The Death of Hope

January 12 09:42 2008 Print This Article

Throughout it all, when our directors abused the fans and needlessly insulted smaller clubs, when they trousered pile after pile of our money in dodgy deals and shameless larceny.

When we signed Lee fu**ing Bowyer and showed we stood for nothing, when we allowed Paul Stretford to have an office at our home ground, even when we hired Graeme Souness in the worst executive decision of all time.

I could console myself that it wouldn’t always be so. Shepherd and the idiot son were not our club. They may have spread their filth everywhere, but some values remained. And one day circumstances would change, and we would be allowed to realise our potential, and live up to our glorious history.

The revolution came. Shepherd, Souness et al have remained out of jail, but you never know what might emerge eventually. They rot as the non-entities that they are, in any case. A new board took power, with a new chairman who spoke articulately of the need to change the ethos of those in paid employment at the club, to restore it as an institution worthy of respect and loyalty.

My mind whirled with the notion of the community club, a force for overt good in its region, an inspiration for naïve youth, a passion for the dedicated matchgoers, an old and trusted companion for the more battle-hardened among us. I imagined how kids would be desperate to play for us.

How parents would talk excitedly to their neighbours about such a possibility. How the players would belong to the fans who knew them intimately, and would in turn be rewarded with total support. How we would never have a Barton or a Bowyer on our books.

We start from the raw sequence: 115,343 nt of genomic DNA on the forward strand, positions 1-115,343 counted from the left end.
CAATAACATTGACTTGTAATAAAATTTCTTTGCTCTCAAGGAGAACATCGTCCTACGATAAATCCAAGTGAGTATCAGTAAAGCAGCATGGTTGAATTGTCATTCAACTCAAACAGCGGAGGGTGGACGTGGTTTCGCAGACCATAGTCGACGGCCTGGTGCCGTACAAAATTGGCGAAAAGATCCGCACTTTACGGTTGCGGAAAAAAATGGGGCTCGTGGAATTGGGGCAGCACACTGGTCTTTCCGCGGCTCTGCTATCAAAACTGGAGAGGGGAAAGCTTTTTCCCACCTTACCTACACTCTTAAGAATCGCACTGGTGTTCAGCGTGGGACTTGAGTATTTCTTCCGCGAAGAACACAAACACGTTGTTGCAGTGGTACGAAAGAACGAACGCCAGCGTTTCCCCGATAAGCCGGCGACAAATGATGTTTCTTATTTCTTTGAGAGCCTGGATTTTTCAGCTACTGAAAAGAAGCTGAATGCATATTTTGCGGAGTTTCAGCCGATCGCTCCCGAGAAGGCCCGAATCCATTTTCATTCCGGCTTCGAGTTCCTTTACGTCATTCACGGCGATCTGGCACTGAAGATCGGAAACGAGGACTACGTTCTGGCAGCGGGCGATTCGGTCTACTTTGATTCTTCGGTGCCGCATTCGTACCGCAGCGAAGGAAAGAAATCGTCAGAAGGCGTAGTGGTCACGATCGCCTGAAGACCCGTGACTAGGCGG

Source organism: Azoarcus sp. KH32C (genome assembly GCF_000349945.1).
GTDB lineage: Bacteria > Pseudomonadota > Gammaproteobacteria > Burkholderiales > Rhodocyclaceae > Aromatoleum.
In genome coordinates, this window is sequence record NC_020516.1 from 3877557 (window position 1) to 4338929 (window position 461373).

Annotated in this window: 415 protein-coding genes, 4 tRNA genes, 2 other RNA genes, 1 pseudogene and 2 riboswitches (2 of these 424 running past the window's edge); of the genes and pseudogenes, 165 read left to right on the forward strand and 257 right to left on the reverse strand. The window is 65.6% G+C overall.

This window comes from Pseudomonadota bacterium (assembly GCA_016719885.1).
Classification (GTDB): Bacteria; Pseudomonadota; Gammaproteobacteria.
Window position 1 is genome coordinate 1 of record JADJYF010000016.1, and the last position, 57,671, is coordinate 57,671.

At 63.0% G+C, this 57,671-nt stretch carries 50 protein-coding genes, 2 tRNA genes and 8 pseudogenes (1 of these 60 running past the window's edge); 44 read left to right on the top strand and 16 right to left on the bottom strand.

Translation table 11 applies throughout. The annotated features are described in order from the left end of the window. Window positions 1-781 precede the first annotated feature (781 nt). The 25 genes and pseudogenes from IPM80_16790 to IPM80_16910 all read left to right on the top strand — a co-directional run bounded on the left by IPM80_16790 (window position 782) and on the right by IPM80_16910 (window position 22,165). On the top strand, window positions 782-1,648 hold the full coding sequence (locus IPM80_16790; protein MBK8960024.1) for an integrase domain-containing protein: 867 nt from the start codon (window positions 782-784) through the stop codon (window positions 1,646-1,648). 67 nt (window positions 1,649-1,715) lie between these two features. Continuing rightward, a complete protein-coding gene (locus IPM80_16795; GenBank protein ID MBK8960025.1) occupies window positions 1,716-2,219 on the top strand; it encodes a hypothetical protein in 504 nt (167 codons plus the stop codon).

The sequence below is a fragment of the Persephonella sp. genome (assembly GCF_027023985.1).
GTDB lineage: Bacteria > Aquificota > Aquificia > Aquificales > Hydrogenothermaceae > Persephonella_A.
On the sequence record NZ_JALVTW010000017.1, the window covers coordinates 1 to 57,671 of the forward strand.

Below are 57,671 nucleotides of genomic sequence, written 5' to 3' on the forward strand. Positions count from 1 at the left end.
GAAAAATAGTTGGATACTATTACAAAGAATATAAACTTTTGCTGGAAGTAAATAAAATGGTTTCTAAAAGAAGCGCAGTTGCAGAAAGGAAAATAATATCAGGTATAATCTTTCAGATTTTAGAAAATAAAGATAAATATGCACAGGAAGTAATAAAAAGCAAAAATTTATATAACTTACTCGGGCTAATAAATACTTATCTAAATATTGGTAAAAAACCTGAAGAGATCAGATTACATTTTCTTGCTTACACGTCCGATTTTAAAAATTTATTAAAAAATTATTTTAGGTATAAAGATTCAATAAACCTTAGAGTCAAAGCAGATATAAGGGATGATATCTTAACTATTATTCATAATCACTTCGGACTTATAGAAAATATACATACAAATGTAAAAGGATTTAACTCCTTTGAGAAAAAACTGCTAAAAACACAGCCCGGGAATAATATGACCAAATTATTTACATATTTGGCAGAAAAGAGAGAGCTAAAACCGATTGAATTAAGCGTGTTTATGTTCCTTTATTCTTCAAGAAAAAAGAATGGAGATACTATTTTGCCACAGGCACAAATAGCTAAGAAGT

How it would always be said: “Newcastle players don’t dive.” We wouldn’t need a Russian sugar-daddy or an American corporation to give us our identity. From the bottom up, we would be Newcastle United, and anybody who didn’t like it, well they could sling their hook.

One problem remained from the old regime. A brutish hangover by the name of Allardyce. A limited man, not without some qualities, but manifestly the wrong man for the job of ending the hegemony of the agents, opening up the institution to the community, and playing a bit of fear-free football.

His bluster and oafishness had no place in the hopeful new world. There can be no “safe areas” at St James’ Park. The chairman and owner were seen wearily shaking their heads as he bawled at professional footballers to lump it into the corners.

And now they have acted, as we knew they must, at the considerable disdain and glee of the know-nothings, the Big Sam brigade in the media, the purveyors of clichés, the wind-up merchants, and the deep, ignorant mass of the English football establishment. We stand poised for glory.

Will we appoint a dignified winner? A man of gravity who will cost the earth for three, four, five years, but will deliver in the first XI, while the work of club-building goes on around him? A Capello, a Lippi, a Mourinho? Or will we find an acorn, someone to oversee every aspect of our institutional growth, to delegate and cajole, to inspire, to live and breathe and bleed black-and-white? The new Wenger?

Neither, it seems. We seem cursed to relive past sins. We covet the latest media-mated English top dog. We go cap in hand to a man who despises us. A man with his own Panorama issues. A man who will build Paul Stretford a bigger office. We will throw some money around.

Some of it will even end up on the pitch. We will be the shiny new plaything with the rotten English core. Do we hate all those new Chelsea fans talking up their wonderful history of being one of the biggest clubs in Europe for almost four and a half years? That will be us, but crappier, more desperate.

Players will come and go, and kiss the badge even as they laugh in our faces. We will get more hysterical. We are the laughable collection of gullible provincial fools that others try to paint us as. We’re shit, and I’m sick of it.

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